FANS of US auteur Wes Anderson can breathe a sigh of relief. The director’s new film – his first live action feature since 2007’s The Darjeeling Ltd – is bursting with his signature touches, from self-conscious camera movements and highly stylised, colour-coded costumes, to his obsessive use of maps, letters and music and recognisable blend of irony and absurdism.
Critics who accuse Anderson of superficiality, on the other hand, are unlikely to find anything here to change their minds. Moonrise Kingdom has quirky charm to spare, though, as it charts the experiences of two runaway 12-year-olds in love, on an island off the coast of New England in 1965, and the impact on the adults who set out to reassert their authority over them.
Bob Balaban pops up as a red-coated narrator to tell us that in three days’ time, a storm will hit the island. Anderson duly delivers, in a frenetic climax that sees Bruce Willis revert to action-hero type, as he climbs a tower to rescue the children.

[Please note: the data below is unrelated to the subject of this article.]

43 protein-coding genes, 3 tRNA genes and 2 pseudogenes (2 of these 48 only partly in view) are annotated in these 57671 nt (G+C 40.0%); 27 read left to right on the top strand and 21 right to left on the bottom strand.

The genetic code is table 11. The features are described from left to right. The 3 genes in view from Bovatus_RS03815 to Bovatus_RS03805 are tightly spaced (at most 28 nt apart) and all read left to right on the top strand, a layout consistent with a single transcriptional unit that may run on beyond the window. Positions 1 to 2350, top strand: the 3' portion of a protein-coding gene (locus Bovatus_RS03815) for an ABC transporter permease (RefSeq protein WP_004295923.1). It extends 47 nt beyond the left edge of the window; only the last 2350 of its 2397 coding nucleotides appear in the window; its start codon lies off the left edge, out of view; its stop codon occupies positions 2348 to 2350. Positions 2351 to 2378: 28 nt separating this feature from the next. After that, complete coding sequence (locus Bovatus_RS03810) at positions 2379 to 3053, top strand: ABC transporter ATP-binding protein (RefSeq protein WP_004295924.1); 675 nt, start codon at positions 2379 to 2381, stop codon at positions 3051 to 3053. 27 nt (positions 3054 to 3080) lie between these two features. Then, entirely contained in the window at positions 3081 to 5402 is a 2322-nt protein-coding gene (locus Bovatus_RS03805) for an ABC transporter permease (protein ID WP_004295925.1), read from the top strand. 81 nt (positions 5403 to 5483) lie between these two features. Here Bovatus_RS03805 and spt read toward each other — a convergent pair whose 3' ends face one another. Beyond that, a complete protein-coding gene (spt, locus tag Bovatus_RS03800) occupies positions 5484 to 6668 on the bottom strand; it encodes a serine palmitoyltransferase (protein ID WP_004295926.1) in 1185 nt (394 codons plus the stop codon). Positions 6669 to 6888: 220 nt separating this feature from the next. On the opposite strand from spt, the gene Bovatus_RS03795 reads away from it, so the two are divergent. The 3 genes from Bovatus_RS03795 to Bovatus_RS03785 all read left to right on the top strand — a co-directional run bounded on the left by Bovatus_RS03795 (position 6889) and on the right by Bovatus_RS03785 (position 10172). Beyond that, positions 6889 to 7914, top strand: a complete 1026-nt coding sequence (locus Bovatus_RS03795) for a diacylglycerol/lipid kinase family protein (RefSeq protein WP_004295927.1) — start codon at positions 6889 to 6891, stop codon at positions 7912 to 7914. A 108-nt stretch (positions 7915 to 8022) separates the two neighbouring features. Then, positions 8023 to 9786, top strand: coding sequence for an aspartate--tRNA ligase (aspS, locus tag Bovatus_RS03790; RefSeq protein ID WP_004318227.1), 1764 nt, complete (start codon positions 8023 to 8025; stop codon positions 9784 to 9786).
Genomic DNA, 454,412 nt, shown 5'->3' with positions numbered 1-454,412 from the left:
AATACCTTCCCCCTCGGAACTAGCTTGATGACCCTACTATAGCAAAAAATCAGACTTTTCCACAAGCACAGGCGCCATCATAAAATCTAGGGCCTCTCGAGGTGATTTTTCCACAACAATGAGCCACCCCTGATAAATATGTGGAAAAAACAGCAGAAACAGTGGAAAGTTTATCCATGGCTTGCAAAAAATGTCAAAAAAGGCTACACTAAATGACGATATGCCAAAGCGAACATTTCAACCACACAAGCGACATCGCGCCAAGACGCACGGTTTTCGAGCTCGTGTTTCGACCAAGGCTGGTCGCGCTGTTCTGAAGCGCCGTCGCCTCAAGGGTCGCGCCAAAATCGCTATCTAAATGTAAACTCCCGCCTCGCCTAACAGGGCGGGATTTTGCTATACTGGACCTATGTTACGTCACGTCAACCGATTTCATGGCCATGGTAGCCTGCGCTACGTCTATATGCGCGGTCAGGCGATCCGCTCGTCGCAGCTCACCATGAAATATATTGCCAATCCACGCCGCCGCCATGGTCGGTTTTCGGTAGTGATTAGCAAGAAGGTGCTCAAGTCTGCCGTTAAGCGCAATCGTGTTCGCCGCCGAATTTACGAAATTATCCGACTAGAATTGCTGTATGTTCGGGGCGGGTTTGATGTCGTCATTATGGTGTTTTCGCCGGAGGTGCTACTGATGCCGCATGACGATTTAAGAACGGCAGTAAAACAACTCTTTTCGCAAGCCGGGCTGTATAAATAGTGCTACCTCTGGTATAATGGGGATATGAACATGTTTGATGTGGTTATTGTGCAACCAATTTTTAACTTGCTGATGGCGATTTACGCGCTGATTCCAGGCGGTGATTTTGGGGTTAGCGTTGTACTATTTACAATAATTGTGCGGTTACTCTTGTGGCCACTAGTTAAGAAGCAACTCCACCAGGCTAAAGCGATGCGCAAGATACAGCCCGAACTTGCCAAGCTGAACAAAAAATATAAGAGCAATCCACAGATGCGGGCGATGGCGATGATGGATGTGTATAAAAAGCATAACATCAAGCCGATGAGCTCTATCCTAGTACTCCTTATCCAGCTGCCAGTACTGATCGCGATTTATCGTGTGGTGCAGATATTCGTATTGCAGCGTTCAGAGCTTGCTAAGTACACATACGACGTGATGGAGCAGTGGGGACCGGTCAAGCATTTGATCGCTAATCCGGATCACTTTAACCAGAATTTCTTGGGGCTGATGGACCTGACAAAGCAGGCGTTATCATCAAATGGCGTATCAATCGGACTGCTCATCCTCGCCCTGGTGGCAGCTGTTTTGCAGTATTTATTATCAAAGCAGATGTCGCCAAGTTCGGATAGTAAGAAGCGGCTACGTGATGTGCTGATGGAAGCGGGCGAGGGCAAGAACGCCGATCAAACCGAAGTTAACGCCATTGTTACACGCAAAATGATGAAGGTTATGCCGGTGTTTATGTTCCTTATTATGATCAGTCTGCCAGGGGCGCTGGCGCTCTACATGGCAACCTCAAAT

Not only is he saving them from the storm, but from Tilda Swinton’s Social Services.
Tall and imposing, the eccentric British actress arrives dressed in a blue cape and matching trousers and jacket, threatening to take the children away. This is Swinton’s first time working with Anderson, and she attacks her role with relish.
Elsewhere, familiar faces from the director’s past films include Bill Murray and Jason Schwartzman.
However, it is youngsters Jared Gilman, as a boy scout on the run, and Kara Hayward, as his angst-ridden girlfriend, who give the film’s visual inventiveness heart and soul, even when the action becomes frenetic and unfocused.
Anderson’s souffle provided a frothy opening to the 65th Cannes Film Festival, but the tone is expected to darken considerably when competition titles from Michael Haneke, John Hillcoat and Lee Daniels, among others, hit the screen.
Cannes Film Festival